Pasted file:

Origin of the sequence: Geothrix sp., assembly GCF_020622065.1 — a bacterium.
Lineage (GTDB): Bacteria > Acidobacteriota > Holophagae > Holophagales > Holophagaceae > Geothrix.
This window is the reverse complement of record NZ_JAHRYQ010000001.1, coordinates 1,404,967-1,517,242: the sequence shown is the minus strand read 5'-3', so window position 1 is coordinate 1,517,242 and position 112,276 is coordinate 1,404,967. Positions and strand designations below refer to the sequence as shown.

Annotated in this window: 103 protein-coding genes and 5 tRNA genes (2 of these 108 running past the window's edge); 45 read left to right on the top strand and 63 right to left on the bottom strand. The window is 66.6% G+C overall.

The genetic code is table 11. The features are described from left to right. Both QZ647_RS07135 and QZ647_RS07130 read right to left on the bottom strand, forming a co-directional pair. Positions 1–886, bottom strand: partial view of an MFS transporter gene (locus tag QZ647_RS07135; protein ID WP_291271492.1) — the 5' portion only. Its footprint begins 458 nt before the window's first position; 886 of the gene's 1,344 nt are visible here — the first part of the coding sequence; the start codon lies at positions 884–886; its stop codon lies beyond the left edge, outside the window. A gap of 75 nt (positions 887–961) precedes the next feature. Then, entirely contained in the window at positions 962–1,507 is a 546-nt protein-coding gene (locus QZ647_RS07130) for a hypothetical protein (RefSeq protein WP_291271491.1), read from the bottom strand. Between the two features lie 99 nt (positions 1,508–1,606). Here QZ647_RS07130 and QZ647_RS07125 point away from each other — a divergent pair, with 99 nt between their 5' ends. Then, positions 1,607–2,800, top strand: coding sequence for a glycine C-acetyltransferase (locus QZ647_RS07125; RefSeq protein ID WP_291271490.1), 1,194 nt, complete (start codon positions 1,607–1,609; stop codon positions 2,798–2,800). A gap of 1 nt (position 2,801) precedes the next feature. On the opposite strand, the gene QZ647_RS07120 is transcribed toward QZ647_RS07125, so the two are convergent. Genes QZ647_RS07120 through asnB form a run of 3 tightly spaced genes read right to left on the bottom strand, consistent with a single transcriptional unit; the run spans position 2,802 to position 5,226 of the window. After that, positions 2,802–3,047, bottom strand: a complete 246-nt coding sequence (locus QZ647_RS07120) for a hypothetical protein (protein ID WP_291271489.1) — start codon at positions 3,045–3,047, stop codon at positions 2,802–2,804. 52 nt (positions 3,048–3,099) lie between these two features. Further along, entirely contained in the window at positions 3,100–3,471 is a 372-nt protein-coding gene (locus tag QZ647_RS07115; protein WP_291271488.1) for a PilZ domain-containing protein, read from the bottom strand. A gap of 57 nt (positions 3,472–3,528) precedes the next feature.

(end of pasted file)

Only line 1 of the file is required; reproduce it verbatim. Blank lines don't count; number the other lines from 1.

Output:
Origin of the sequence: Geothrix sp., assembly GCF_020622065.1 — a bacterium.